Speculative fiction, being that it is purely speculative, is an evolving set of genres. Science fiction and fantasy are generally meant to be fluid and will reflect the times they were made in quite often. And because of this a great many variations will appear within the genre for things that everyone happens to share. What are the differences between Orcs and Orks? How many kinds of vampires are there actually? How distantly related are Legolas and the Keebler Elves?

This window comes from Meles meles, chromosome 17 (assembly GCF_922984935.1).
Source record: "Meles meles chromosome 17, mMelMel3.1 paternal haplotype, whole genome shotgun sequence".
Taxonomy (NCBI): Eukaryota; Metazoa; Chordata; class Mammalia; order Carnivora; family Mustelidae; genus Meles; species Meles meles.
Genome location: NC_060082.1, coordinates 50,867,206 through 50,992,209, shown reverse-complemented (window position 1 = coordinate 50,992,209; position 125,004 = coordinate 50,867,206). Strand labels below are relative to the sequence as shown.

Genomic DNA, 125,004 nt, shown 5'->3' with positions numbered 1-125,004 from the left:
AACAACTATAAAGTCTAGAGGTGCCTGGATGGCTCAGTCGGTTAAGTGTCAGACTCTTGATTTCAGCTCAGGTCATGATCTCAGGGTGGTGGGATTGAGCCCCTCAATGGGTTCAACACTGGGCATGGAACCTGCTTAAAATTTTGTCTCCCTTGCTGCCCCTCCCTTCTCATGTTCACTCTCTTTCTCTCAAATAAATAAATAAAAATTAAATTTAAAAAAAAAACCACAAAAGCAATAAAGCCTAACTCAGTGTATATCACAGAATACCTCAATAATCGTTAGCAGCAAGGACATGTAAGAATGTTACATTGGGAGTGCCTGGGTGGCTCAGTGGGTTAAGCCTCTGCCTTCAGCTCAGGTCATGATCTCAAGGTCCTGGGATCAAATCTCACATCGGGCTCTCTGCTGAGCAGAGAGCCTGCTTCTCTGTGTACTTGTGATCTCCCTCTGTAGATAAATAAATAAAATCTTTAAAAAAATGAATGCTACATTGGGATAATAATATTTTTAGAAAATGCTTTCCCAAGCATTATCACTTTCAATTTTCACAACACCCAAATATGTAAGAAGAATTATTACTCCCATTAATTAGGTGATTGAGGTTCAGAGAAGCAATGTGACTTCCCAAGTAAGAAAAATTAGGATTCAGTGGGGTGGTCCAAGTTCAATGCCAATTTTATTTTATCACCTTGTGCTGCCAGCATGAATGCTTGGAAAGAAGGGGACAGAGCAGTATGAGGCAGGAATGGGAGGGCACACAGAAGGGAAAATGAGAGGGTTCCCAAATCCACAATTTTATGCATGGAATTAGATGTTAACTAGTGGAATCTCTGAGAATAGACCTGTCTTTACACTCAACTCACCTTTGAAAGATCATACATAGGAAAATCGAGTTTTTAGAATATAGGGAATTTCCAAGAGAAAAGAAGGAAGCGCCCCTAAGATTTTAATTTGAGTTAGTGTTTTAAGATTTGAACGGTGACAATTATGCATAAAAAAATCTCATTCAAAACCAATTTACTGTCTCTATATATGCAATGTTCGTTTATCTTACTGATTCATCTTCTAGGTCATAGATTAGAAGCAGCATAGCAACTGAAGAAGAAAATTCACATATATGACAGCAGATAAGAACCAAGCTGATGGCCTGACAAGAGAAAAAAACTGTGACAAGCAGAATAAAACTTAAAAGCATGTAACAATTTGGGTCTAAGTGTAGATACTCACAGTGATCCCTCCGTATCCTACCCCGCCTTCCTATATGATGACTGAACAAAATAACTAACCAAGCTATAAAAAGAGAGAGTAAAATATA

Sometimes these differences are pretty profound, other times they’re almost non-existent. But what I’ve found most often is that the differences are generally discouraged if a specific work has reached an iconic status. Vampires have had dozens, if not hundreds of variations over the years, but many of the traits which are accepted as “canon” were originated either within Bram Stoker’s Dracula or the movie adaptations to follow. This is strange, because it means the original source material, the folklore, is generally forgotten in favor of variations on a theme of Dracula. It’s because of this that I personally went out of my way to include several variations of vampire in my stories and bring back old bits of lore that are often forgotten – like the fact a vampire can’t cross certain materials without counting every grain in their path.